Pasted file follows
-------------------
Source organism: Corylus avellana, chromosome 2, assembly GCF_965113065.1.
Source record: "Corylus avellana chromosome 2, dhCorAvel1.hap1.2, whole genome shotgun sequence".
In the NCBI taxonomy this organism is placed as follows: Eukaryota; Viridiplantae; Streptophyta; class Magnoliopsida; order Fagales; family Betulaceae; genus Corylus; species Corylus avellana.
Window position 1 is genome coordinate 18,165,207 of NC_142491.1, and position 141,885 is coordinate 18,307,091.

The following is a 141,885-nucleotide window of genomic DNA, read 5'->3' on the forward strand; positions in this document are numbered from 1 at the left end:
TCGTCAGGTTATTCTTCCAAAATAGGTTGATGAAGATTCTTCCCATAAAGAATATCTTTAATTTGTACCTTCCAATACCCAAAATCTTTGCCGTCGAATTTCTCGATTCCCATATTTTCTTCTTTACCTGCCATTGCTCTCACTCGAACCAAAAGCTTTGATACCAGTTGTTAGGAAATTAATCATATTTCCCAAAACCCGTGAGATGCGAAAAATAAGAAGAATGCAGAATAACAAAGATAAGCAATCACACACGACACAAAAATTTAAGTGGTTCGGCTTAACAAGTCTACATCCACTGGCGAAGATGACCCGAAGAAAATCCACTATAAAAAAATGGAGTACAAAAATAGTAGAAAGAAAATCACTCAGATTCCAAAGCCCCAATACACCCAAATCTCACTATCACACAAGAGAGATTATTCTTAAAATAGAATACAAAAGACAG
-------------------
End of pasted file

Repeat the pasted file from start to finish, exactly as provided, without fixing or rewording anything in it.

Source organism: Corylus avellana, chromosome 2, assembly GCF_965113065.1.
Source record: "Corylus avellana chromosome 2, dhCorAvel1.hap1.2, whole genome shotgun sequence".
In the NCBI taxonomy this organism is placed as follows: Eukaryota; Viridiplantae; Streptophyta; class Magnoliopsida; order Fagales; family Betulaceae; genus Corylus; species Corylus avellana.
Window position 1 is genome coordinate 18,165,207 of NC_142491.1, and position 141,885 is coordinate 18,307,091.

The following is a 141,885-nucleotide window of genomic DNA, read 5'->3' on the forward strand; positions in this document are numbered from 1 at the left end:
TCGTCAGGTTATTCTTCCAAAATAGGTTGATGAAGATTCTTCCCATAAAGAATATCTTTAATTTGTACCTTCCAATACCCAAAATCTTTGCCGTCGAATTTCTCGATTCCCATATTTTCTTCTTTACCTGCCATTGCTCTCACTCGAACCAAAAGCTTTGATACCAGTTGTTAGGAAATTAATCATATTTCCCAAAACCCGTGAGATGCGAAAAATAAGAAGAATGCAGAATAACAAAGATAAGCAATCACACACGACACAAAAATTTAAGTGGTTCGGCTTAACAAGTCTACATCCACTGGCGAAGATGACCCGAAGAAAATCCACTATAAAAAAATGGAGTACAAAAATAGTAGAAAGAAAATCACTCAGATTCCAAAGCCCCAATACACCCAAATCTCACTATCACACAAGAGAGATTATTCTTAAAATAGAATACAAAAGACAG